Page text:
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Sidecar participation is receding


INDIAN WELLS, Calif.—Hedge fund money that backed a surge in reinsurance vehicles known as sidecars is "returning to Wall Street," a panel of speakers told members of the National Assn. of Professional Surplus Lines Offices Inc.

The property/casualty industry is not producing adequate returns to satisfy today's sidecar investors, speakers told NAPSLO's Mid-Year Educational Workshop.

Additionally, primary insurers have adjusted their portfolios, making it possible for traditional reinsurance to satisfy their needs, the speakers said.

"There is a consensus in the industry now that the utilization of sidecars is done. They are just gone," said Paul Goodwin, senior vp of direct treaty for Munich Reinsurance America Inc. in Princeton, N.J.

Sidecars are special-purpose reinsurance vehicles that enjoyed particularly strong growth last year to fund much-needed capacity for catastrophe risks.

Other panelists agreed that sidecar capacity is receding.

"I see a lot of that hedge fund money going the other way now," said Thomas F. Leonhardt, senior vp for Towers Perrin in Chicago. "The utilization of that capacity is no longer necessary to sustain the capacity needs."

Furthermore, exiting sidecar capital isn't flowing to other property/casualty needs such as terrorism risk coverage, Mr. Leonhardt said.

But sidecar participation in P/C insurance is not entirely over, even though interest in using the alternative risk transfer vehicles has waned, said Glenn Hargrove, president and chief executive officer for Crump Insurance Services Inc. in Dallas.

Crump, which is owned by a private equity group that funds sidecars, can use its relationship with its parent to arrange reinsurance for specialty program business when a primary insurer is uncomfortable assuming the entire risk, said Mr. Hargrove, who was not part of the panel but did attend the NAPSLO meeting.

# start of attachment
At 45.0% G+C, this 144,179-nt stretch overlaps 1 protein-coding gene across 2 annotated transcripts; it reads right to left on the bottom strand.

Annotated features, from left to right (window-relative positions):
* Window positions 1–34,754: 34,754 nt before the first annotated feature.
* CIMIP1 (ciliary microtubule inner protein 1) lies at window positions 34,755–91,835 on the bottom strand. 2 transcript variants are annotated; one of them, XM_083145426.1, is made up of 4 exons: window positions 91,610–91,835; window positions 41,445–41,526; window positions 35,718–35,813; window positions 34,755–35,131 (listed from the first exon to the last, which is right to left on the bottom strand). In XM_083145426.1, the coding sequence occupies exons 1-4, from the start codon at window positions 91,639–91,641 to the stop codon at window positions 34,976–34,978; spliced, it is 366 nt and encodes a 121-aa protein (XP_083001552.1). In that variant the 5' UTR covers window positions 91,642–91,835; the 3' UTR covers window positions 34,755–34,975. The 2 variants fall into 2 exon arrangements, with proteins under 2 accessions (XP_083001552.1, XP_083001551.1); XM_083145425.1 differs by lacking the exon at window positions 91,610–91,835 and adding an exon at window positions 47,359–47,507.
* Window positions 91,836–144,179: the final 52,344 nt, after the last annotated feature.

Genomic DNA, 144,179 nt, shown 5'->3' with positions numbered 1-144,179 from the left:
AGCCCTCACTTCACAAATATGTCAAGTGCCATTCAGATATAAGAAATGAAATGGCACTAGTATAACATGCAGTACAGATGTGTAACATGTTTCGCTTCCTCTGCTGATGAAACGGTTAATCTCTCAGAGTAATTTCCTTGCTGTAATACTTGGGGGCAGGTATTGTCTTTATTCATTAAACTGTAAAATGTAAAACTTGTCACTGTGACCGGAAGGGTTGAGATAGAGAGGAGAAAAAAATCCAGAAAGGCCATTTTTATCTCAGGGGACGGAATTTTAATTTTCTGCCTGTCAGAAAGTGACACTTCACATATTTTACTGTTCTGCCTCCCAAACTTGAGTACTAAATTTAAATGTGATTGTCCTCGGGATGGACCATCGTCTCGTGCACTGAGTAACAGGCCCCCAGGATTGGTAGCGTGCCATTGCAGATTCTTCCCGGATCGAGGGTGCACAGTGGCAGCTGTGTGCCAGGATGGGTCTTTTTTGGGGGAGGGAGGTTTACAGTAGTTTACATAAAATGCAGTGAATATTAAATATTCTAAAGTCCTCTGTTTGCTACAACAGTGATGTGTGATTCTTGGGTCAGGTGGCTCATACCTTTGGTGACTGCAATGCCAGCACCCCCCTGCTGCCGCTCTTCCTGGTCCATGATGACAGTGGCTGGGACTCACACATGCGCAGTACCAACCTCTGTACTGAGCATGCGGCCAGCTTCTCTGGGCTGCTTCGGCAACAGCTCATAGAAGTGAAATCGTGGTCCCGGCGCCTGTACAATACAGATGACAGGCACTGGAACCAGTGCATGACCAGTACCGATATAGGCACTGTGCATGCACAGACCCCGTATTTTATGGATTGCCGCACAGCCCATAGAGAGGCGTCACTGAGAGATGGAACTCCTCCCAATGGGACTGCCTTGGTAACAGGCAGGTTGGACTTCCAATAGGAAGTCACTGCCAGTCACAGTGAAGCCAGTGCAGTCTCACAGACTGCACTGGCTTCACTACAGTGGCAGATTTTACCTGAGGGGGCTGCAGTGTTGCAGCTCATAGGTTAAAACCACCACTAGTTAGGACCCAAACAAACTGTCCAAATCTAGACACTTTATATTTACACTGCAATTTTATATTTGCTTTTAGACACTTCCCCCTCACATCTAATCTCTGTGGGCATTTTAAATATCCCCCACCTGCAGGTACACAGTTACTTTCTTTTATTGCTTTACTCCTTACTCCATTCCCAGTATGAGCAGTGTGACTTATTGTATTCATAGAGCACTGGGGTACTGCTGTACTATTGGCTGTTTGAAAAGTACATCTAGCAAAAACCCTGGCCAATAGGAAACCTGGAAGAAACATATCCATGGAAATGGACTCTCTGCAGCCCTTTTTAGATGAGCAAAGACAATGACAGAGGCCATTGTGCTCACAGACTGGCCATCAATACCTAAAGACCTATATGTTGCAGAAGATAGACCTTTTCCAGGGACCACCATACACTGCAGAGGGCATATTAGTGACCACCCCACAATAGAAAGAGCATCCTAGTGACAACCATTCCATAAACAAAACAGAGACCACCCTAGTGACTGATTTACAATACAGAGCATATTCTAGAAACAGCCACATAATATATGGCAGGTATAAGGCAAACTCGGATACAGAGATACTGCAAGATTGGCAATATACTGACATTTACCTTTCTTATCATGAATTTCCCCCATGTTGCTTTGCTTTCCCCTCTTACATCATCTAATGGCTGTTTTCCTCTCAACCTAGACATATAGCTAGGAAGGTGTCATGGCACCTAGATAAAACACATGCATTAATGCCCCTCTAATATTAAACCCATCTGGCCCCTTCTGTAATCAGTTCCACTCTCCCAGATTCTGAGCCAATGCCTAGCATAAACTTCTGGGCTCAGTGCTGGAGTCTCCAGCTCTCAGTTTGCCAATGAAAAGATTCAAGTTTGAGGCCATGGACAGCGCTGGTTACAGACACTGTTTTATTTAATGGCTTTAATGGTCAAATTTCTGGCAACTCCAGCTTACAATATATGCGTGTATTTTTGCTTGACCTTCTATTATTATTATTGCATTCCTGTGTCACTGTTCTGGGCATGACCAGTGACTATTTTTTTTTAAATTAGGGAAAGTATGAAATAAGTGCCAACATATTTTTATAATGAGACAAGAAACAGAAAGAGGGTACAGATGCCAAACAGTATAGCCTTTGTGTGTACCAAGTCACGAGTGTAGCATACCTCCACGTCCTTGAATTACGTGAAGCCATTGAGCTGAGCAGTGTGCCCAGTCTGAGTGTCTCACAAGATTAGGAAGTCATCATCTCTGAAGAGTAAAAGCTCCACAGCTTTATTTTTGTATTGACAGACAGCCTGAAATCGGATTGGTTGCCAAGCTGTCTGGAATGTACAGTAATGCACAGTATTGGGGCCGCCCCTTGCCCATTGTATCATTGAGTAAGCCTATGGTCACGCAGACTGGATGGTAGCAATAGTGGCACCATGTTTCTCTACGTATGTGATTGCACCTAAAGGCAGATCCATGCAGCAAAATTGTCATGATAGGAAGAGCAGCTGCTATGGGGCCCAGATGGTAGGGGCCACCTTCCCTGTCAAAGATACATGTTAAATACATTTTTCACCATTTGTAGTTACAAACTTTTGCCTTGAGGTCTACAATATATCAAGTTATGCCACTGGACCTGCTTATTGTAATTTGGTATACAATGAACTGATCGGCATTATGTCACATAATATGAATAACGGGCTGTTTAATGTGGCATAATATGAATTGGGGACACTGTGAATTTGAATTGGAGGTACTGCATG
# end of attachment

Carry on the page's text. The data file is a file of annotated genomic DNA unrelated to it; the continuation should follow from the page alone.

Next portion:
"We would be able to offer that as another alternative in order to get deals done," Mr. Hargrove said.

Wholesale brokers regularly use their industry relations to find reinsurance capacity for coverage arrangements they are negotiating with primary insurers, he added.

Meanwhile, some primary insurers say they won't need sidecar capacity to carry out their business plans this year.

Wholesale specialty insurance underwriter RSUI Group Inc., for example, expects to obtain enough traditional reinsurance to match its risk appetite for 2007, said David E. Leonard, RSUI Group Inc.'s Atlanta-based executive vp.

That was not the case in 2006, "so it's a good change of events that we have been able to put together the reinsurance to support our business plans," Mr. Leonard said.

The insurance industry was reeling last year from hurricane losses in 2005. Simultaneously, rating agencies demanded that insurers increase their capital or reduce their risks as catastrophe modeling companies revamped their systems, which showed that insurers had greater exposure than previously thought, the speakers said.

"Exposures more than doubled just by flipping the switch and changing the model, and that drove (insurance) companies that were buying $400 million in catastrophe cover, based on a projection of a prior version model, to now need $800 million," Towers Perrin's Mr. Leonhardt said.

That created a temporary disconnect between available capital and the industry's new perception of catastrophe risk, the panelists said. Pricing increased and hedge funds sensed they could fill the gap with sidecars.

However, the P/C insurance industry still produced a 14% return on equity in 2006.

"Our view has always been that the sidecar money was driven by what they perceived to be very high returns, and I don't think they perceive 14% to be very high returns," RSUI's Mr. Leonard said.

Sidecar investors are looking for returns of at least 20% to 25%, the panelists said.